By Aron Solomon
A parity clause is something that exists and has existed in contracts for a long time. One of the main goals of a parity clause in a video game contract is to ensure that a video game is as good on one company’s hardware (the gaming console) as on another company’s hardware.
Historically, some video game platforms have said that you can’t release on their platform if you’ve first released on another platform. In 2015, this was a huge issue in gaming, with Microsoft taking a controversial parity clause stand. This related to what was then the state-of-the-art gaming platform – Microsoft’s Xbox One. Microsoft’s Phil Spencer, the executive who was ultimately in charge of their gaming platform, defended the notion that developers of video games can only release their titles on Xbox One if they haven’t already been released on other video game consoles first.
Everyone was fairly agitated about Microsoft’s position, yet Spencer defended the Microsoft stance, claiming that the policy existed for the benefit of Xbox One owners by encouraging (forcing?) game developers to make designing for the Xbox One their top priority.
“I’ll be honest – the thing I worry about is I look at all the people who buy an Xbox and invest their time and money in Xbox One. Millions of people own Xbox One and I want these people to feel first class because they are,” Spencer had said.
Mark F. Casazza, a partner at the law firm Rudnick, Addonizio, Pappa & Casazza, P.C., argues that parity clauses do actually exist to engender trust between the parties to the contract.
“Any provision in a contract, such as a parity clause, designed to protect the consumer, is a good thing. In video games. If a parity clause ensures that consumers enjoy the experience they are expecting from the game, it helps consumers trust the maker of both the game and the console.”
Legality of parity clauses aside, the real issue here is that when an “indie,’ or independently-produced game, would launch, Microsoft wanted these games to launch first on Xbox rather than being an afterthought for Microsoft and the users of their gaming hardware. This wasn’t the first time the video gaming industry has parity clauses in the spotlight, and the events of last week have confirmed that it wouldn’t be the last.
Today’s culprit in the public eye is Sony. The issue last week was a viral social media notion that Sony was forcing the developers of the wildly popular game, Resident Evil Village, to make their game, well, less good, on other consoles. With everyone on Twitter and Reddit playing private detective, the allegation was that Sony paid the maker of Resident Evil Village – Capcom – to make the game look less good and function less magnificently on any platform that wasn’t Sony’s PS5.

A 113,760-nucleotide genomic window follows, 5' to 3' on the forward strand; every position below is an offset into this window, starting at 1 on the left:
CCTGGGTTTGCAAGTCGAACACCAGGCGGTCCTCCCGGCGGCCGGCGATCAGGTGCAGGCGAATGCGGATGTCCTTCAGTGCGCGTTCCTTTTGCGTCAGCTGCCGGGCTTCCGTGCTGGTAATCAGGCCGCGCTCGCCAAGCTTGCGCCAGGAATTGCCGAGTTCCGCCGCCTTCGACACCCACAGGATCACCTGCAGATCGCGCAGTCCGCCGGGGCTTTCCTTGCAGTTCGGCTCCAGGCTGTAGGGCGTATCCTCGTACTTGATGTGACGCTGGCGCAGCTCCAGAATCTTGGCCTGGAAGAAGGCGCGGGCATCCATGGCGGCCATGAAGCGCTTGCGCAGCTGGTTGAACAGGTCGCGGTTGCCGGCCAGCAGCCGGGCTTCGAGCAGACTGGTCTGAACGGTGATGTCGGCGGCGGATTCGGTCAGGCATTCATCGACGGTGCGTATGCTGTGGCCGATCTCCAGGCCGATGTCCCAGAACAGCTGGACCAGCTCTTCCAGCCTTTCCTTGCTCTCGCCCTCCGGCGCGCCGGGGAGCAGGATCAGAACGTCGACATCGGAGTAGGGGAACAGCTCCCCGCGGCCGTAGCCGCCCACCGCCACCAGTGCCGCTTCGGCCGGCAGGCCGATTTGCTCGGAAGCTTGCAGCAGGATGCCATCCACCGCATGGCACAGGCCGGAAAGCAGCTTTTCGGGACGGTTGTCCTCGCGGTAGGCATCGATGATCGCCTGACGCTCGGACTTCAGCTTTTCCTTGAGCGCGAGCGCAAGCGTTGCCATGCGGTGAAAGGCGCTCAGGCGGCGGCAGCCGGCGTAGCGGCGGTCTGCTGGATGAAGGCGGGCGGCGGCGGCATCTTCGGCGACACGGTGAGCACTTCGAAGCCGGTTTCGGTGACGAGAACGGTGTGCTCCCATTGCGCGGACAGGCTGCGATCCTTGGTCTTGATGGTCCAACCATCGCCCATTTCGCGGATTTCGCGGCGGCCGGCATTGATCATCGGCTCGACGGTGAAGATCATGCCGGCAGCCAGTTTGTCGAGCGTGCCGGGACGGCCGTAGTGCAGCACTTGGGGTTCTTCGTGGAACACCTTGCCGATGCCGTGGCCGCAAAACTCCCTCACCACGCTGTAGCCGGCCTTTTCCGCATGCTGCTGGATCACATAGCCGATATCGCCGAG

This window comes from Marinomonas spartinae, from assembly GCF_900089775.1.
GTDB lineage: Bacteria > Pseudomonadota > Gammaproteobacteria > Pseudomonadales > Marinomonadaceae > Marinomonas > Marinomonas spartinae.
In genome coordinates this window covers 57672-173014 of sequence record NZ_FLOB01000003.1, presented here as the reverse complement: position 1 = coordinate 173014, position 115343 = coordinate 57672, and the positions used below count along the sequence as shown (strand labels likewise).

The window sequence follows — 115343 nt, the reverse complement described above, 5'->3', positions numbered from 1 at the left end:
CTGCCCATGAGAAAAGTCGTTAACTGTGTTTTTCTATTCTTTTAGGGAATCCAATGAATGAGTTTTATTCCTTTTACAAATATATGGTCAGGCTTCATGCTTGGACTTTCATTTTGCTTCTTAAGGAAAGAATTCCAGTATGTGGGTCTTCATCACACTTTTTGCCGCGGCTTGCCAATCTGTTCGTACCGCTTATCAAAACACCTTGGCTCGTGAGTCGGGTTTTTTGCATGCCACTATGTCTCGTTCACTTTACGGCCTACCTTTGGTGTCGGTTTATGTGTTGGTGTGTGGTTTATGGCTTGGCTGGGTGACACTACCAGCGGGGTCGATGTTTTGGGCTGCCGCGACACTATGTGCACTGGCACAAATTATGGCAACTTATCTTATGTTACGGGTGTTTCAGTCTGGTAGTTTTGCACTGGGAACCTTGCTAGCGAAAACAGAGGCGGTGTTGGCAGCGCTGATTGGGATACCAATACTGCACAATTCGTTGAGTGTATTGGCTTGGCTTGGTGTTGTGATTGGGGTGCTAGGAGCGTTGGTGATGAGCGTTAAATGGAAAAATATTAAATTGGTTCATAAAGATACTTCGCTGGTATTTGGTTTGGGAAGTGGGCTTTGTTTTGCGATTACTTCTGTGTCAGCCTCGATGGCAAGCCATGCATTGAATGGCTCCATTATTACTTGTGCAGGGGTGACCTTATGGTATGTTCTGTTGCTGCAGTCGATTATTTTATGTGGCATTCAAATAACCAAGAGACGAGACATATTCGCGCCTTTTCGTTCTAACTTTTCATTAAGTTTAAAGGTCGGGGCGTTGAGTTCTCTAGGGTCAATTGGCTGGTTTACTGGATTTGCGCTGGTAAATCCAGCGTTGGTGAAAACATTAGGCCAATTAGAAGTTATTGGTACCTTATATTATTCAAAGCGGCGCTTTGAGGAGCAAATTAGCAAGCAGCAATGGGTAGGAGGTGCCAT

Really superb reporting, such as this IGN piece, debunked the narrative, but what’s left is a fundamental triangle of mistrust between game aficionados, the developers who give them the content they want, and the hardware oligarchs who make it possible for these games to actually be played in your home.
Erik Pavia really developed his love for video games and gamification when he was a student at Stanford Law School just a few years ago. Since then, Pavia has deep-dived into games and gamification as the founder and CEO of Pantheon. He agrees that standard terms like the parity clauses found in platform agreements are a good and a bad.
“When enforced benevolently, these clauses ensure that consumers receive the product as-advertised. But when enforced malevolently, these standard terms can be prohibitively onerous to small developers.”
Pavia also points out that part of the problem is almost always a massive power imbalance between the parties involved in the contract.
“As an indie developer or startup, you have no leverage to negotiate against the platforms operating in a competition-limited oligopoly, such as the console market or the smartphone market. You simply have to agree to the terms as offered. Unfortunately, platform holders will selectively enforce terms to their benefit. As a developer, you know that not all terms are enforced equally, and you have no choice but to simply hope that the platform doesn’t enforce the contract against you to protect their own first-party offerings or to hurt their competitors.”
Video games are a massive business. The reason this parity clause issue has been ongoing in the world of video games for the last decade is the amount of money some of these games can earn. Last week also marked the beginning of the Epic v. Apple trial, the subject matter of which is the video game Fortnite, which has ten billion dollars of revenue to date. This really frames the issue for those of us who tend not to follow what goes on in the video game world. There is massive money on the table and how each financial pie for each game release gets divided is something that all parties will continue to think and often fight about with every release to come.
About Aron Solomon
Aron Solomon is the Head of Digital Strategy for Esquire Digital and an adjunct professor of business management at the Desautels Faculty of Management at McGill University. Since earning his law degree, Solomon has spent the last two decades advising law firms and attorneys. He founded LegalX, the world’s first legal technology accelerator and was elected to Fastcase 50, recognizing the world’s leading legal innovators. His work has been featured in TechCrunch, Fortune, Yahoo!, ABA Journal, Law.com, The Boston Globe, The Hill, and many other popular publications.